Hinckelmann was a Protestant theologian and Orientalist, and in 1694 his critical Quran edition was published in Hamburg (for bibliographical descriptions and sample pages of his Al-Coranus, see the Verzeichnies der im deutschen Sprachraum erschienen Drucke des 17. Jahrhunderts (VD 17) s.v. 39:139712T, 3:314172A, 32:680463E, and 7:707063Q). Hinckelmann’s version was the second edition of the complete text to be typeset in Christian Europe, after the Venetian Quran of 1537/1538 (for the reproduction of a page from this very rare book, see Sprachen des Nahen Ostens und die Druckrevolution, eds. Eva Hanebutt-Benz et al., Westhofen: WVA Verlag Skulimus, 2002, p. 153 fig. 2), and it was immediately followed by Luigi Marracci’s superior Alcorani textus universus (2 vols., Padua, 1698) which dominated European Quran scholarship until the beginning of the nineteenth century.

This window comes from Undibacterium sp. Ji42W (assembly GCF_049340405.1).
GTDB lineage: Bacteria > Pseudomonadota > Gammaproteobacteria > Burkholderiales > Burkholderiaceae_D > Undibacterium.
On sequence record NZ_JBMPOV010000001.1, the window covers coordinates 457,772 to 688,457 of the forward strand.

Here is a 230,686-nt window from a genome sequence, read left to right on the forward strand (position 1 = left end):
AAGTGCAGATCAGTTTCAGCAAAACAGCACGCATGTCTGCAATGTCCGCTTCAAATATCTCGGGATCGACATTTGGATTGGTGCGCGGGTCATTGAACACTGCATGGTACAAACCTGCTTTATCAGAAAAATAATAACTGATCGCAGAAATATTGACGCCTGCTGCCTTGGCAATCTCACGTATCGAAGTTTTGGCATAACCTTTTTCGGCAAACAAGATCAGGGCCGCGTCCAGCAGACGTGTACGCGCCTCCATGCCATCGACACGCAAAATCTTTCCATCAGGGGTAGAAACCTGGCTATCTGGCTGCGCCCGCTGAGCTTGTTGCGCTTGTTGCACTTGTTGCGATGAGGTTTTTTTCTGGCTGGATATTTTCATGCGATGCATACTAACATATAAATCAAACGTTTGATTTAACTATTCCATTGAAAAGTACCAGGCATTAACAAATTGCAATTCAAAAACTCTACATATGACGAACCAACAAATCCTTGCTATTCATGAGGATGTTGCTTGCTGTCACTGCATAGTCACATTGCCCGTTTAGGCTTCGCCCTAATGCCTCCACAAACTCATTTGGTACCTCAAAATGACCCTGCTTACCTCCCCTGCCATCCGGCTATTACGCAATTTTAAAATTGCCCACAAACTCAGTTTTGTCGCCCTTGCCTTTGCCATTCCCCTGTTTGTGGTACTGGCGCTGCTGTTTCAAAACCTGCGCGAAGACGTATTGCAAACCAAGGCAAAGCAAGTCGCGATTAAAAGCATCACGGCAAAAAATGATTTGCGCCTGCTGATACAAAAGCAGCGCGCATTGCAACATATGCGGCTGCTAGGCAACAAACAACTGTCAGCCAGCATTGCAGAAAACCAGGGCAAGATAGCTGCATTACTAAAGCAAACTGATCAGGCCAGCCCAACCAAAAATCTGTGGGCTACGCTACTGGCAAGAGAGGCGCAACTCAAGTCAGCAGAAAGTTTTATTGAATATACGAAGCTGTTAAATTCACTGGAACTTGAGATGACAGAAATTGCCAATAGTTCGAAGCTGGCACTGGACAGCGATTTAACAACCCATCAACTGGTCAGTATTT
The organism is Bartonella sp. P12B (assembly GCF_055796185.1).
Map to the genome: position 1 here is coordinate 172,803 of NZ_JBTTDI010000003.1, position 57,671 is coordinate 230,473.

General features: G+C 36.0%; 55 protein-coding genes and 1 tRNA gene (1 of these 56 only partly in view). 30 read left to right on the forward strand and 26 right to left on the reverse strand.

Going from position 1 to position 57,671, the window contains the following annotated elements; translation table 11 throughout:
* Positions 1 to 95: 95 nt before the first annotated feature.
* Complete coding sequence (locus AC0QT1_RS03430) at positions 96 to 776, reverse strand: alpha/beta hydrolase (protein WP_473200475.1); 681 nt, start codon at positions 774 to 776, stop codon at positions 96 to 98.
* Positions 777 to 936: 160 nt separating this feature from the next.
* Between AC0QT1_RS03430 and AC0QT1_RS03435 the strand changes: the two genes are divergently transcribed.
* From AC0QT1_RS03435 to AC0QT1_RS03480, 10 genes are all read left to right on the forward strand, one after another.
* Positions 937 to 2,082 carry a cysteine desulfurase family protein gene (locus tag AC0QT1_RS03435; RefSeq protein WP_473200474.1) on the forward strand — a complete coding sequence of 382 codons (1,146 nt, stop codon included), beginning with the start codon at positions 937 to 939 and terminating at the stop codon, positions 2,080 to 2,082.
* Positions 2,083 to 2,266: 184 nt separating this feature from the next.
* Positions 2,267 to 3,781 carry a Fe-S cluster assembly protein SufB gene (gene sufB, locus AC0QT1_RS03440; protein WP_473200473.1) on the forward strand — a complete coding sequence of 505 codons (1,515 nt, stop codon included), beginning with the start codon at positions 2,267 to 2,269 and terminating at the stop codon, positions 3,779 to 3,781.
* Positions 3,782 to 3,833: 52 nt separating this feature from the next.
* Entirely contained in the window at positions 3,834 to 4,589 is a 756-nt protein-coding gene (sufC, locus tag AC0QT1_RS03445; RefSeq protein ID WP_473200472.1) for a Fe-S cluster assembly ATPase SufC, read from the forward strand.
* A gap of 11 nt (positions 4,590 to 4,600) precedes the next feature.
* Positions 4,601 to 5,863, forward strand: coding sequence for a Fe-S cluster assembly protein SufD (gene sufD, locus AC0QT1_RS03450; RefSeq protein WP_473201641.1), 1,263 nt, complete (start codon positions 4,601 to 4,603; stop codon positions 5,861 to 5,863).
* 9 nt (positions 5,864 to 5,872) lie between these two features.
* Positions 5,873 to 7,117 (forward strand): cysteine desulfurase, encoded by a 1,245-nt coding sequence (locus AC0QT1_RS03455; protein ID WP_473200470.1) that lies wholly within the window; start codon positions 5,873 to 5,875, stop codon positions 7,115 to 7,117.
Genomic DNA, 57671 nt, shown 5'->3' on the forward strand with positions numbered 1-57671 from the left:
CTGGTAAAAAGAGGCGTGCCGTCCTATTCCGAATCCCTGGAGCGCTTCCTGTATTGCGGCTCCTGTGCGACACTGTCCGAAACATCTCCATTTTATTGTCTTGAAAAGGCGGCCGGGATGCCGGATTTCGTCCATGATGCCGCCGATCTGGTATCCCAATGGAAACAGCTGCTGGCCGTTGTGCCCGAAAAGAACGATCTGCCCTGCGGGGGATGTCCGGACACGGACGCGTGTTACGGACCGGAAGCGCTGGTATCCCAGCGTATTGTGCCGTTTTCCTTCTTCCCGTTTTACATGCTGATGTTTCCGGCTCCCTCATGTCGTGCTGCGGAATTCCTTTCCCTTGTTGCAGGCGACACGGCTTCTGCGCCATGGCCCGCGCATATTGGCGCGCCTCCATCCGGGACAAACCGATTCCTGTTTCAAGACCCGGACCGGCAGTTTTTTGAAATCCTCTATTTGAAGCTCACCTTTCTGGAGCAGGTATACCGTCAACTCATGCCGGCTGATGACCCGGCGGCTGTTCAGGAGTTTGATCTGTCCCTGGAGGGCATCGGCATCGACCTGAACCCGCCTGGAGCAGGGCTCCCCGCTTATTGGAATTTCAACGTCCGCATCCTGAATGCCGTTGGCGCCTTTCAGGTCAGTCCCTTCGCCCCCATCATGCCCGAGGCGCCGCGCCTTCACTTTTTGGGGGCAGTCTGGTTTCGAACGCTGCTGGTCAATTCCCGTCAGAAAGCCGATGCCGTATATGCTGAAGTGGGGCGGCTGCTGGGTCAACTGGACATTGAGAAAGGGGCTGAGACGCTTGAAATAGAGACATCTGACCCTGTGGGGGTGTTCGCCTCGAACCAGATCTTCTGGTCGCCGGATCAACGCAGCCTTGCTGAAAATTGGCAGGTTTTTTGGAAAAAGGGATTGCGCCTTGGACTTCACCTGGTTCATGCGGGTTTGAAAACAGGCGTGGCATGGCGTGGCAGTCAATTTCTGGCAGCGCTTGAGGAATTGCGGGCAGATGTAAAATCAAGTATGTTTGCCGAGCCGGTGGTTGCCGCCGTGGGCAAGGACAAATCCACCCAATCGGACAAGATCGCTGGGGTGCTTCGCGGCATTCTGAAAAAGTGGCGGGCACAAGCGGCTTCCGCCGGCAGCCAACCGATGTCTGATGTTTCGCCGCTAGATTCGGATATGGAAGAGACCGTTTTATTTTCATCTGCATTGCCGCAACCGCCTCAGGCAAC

Seidensticker’s discussion of the two Quran manuscripts from Hinckelmann’s library reflects the traditional focus of Arabic Studies on the Arabic language and the central Arab lands. Seidensticker mentions of course that these manuscripts were listed as sources in the preface of Hinckelmann’s Quran edition, but it is left to the art historian Hans-Walter Stork, who is not an Arabist, to situate Hinckelmann’s Islamic manuscript collection (pp. 9-11) within the history of the Oriental manuscript holdings in the SUB Hamburg (pp. 8-15). Seidensticker notes that both Quran manuscripts, though written in Arabic, were probably produced outside the central Arab lands (pp. 86, 90). Yet he does not specify the geographical meaning of “ostarabisch” (p. 86: tr. as “east Arabian”) and “arabischer Osten (p. 86: tr. as “eastern Arabia”). I suspect that the awkward English translations escaped the attention of proof readers and copy editors because the eastern lands of the Islamic world were seen through an Arabic Studies lens. Since the extraordinary geographical range of Arabic manuscript culture (p. 81) followed the eastern expansion of Muslim rule from the Arab Peninsula across the Iranian Plateau into Central Asia and the Indian Subcontinent after 650 CE, Arabic is one of the dominant languages of the Islamic civilization and Arabic manuscripts were produced east of the central Arab lands.